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ASEAN split over Myanmar

July 25, 2005 15:12 IST
Southeast Asian nations were split over whether military-ruled Myanmar should forgo their bloc's chairmanship under US pressure, marring their annual security dialogue with Western and Asian partners, diplomats said Monday.

The conference through Friday among the 10-member Association of Southeast Asian Nations and 14 Asia-Pacific partners had anti-terrorism efforts on the agenda. Australia was set to join a regional nonaggression pact to warm ties with neighbors that often have viewed it with mistrust.

The meeting received a blow Monday when host Laos announced that Japanese Foreign Minister Nobutaka Machimura would not attend. No reason was given.

US Secretary of State Condoleezza Rice had announced earlier that she would not attend.

ASEAN diplomats read that as a snub over the group's failure to get Myanmar's junta to hand power to a civilian government and free pro-democracy leader Aung San Suu Kyi.

An ASEAN diplomat said the Myanmar issue split the group, with most members pushing for the junta to give up its turn while Cambodia and communist countries Laos and Vietnam urged it not to buckle under pressure. He spoke on condition of anonymity to avoid a diplomatic row.

Laos, Vietnam, Cambodia and Myanmar are ASEAN's poorest countries and traditionally support one another.

The US and European Union have threatened to boycott ASEAN meetings if Myanmar takes up the chairmanship, and Southeast Asian nations fear that could endanger trade ties with the West.

The diplomat said Myanmar Foreign Minister Nyan Win would indicate the junta's stand during an informal dinner with his ASEAN counterparts later Monday.

ASEAN's mixed signals to Myanmar have complicated efforts to get the country to reform, said UN envoy to Myanmar Razali Ismail, who was in Vientiane to meet with Nyan Win.

"It is not as if ASEAN countries have been collectively strong in putting out a clear signal to Myanmar," Razali told The Associated Press.

Countries like Malaysia, Indonesia and Singapore have been "quite forthright, but we have not heard from the others," Razali said.

Criticism from the West tends to have little effect on Myanmar's leaders, who decide matters "in their own time," he said.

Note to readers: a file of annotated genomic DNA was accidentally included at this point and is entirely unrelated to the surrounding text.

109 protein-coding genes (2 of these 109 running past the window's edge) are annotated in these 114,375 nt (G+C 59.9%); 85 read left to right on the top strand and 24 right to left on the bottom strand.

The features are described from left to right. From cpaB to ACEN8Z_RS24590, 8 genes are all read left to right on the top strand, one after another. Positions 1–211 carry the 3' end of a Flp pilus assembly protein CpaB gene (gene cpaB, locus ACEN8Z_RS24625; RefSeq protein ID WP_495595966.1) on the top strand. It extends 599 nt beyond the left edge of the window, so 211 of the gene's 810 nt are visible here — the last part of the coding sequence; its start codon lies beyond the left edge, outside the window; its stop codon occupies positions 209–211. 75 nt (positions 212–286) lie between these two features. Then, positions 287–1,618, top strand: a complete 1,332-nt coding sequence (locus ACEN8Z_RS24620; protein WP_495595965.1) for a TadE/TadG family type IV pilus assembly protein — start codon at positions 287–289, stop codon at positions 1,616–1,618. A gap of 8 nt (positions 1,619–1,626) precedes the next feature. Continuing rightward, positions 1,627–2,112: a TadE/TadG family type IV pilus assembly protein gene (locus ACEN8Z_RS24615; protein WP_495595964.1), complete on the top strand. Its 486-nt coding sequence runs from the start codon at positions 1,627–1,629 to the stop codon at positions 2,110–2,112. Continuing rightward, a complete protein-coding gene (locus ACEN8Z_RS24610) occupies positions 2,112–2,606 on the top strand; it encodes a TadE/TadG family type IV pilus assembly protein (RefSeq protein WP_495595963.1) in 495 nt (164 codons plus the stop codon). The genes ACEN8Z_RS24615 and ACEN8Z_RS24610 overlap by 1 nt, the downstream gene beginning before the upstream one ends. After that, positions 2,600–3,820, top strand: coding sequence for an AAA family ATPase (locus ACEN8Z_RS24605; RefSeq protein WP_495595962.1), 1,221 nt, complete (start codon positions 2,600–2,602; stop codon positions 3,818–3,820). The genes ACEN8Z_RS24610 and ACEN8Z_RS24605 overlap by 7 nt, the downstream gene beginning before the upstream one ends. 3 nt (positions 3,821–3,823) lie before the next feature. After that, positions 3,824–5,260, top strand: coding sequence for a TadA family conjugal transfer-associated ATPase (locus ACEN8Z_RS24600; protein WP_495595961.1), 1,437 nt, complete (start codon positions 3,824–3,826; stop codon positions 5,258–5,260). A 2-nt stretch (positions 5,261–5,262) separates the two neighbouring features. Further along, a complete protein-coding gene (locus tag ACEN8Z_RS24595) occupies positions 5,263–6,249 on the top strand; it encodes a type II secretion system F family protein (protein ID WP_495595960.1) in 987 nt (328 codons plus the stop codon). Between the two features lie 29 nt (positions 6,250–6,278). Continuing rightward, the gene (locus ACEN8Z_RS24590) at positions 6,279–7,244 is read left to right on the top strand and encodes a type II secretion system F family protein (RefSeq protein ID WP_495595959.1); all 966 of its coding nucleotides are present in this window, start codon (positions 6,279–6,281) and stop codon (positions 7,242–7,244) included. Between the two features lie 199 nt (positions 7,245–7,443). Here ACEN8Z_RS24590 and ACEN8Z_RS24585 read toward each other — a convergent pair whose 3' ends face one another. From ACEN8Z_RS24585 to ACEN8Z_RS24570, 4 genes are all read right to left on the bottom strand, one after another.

Still, there were indications that Myanmar could voluntarily give up the chairmanship, Thai Foreign Minister Kantathi Suphamongkhon said in Bangkok on Monday.

"Myanmar has sent a good signal that it will take into account the importance of ASEAN's interests and will not do anything that will obstruct the development of ASEAN and its relation with other countries," he said.

Meanwhile, Laotian Deputy Foreign Minister Bounkeut Sangsomsak said Japan's absence "will not effect most of the meeting," and should not be seen as a Myanmar-related pressure tactic.

Machimura went to London on Sunday for talks with European leaders on Japan's proposal to expand the UN Security Council and to give Japan and some other countries permanent seats. He was due back in Japan this week, and it wasn't clear why he couldn't attend any of the Laos meetings ending Friday.

One of the highlights in Vientiane will be Australia's signing of a declaration of intent to join a nonaggression pact with ASEAN. Canberra would then be expected to sign the pact by December, helping its campaign to boost trade ties with Asian neighbors.

The meetings also will discuss terrorism and agreements on sharing intelligence, officials said. ASEAN officials also planned to meet with human rights activists to discuss setting up a regional human rights commission, an idea floated by Indonesia in 2003.

ASEAN nations Brunei, Cambodia, Indonesia, Laos, Malaysia, Myanmar, Philippines, Singapore, Thailand and Vietnam are holding ministerial meetings this week.

They are joined for meetings of the broader, security-oriented ASEAN Regional Forum by Australia, Canada, China, European Union, India, Japan, Mongolia, New Zealand, North Korea, Pakistan, Papua New Guinea, Russia, South Korea and the United States.

Vijay Joshi in Vientiane, Laos
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